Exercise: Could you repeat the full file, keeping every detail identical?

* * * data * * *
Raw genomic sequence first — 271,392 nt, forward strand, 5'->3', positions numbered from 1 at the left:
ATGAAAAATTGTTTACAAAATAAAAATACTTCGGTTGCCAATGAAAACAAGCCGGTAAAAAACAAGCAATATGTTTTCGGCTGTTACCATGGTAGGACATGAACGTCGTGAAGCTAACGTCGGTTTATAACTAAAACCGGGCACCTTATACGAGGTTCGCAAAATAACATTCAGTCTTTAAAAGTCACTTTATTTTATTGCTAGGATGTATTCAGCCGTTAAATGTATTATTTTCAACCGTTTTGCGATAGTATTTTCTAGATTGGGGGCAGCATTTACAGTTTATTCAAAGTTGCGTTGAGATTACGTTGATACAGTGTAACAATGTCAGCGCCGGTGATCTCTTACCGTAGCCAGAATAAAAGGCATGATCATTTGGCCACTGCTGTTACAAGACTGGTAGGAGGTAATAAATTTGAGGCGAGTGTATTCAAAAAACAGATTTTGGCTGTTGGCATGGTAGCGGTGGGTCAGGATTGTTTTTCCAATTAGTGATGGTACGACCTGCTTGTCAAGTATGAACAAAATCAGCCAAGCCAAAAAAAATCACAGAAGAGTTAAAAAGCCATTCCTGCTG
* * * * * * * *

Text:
Raw genomic sequence first — 271,392 nt, forward strand, 5'->3', positions numbered from 1 at the left:
ATGAAAAATTGTTTACAAAATAAAAATACTTCGGTTGCCAATGAAAACAAGCCGGTAAAAAACAAGCAATATGTTTTCGGCTGTTACCATGGTAGGACATGAACGTCGTGAAGCTAACGTCGGTTTATAACTAAAACCGGGCACCTTATACGAGGTTCGCAAAATAACATTCAGTCTTTAAAAGTCACTTTATTTTATTGCTAGGATGTATTCAGCCGTTAAATGTATTATTTTCAACCGTTTTGCGATAGTATTTTCTAGATTGGGGGCAGCATTTACAGTTTATTCAAAGTTGCGTTGAGATTACGTTGATACAGTGTAACAATGTCAGCGCCGGTGATCTCTTACCGTAGCCAGAATAAAAGGCATGATCATTTGGCCACTGCTGTTACAAGACTGGTAGGAGGTAATAAATTTGAGGCGAGTGTATTCAAAAAACAGATTTTGGCTGTTGGCATGGTAGCGGTGGGTCAGGATTGTTTTTCCAATTAGTGATGGTACGACCTGCTTGTCAAGTATGAACAAAATCAGCCAAGCCAAAAAAAATCACAGAAGAGTTAAAAAGCCATTCCTGCTG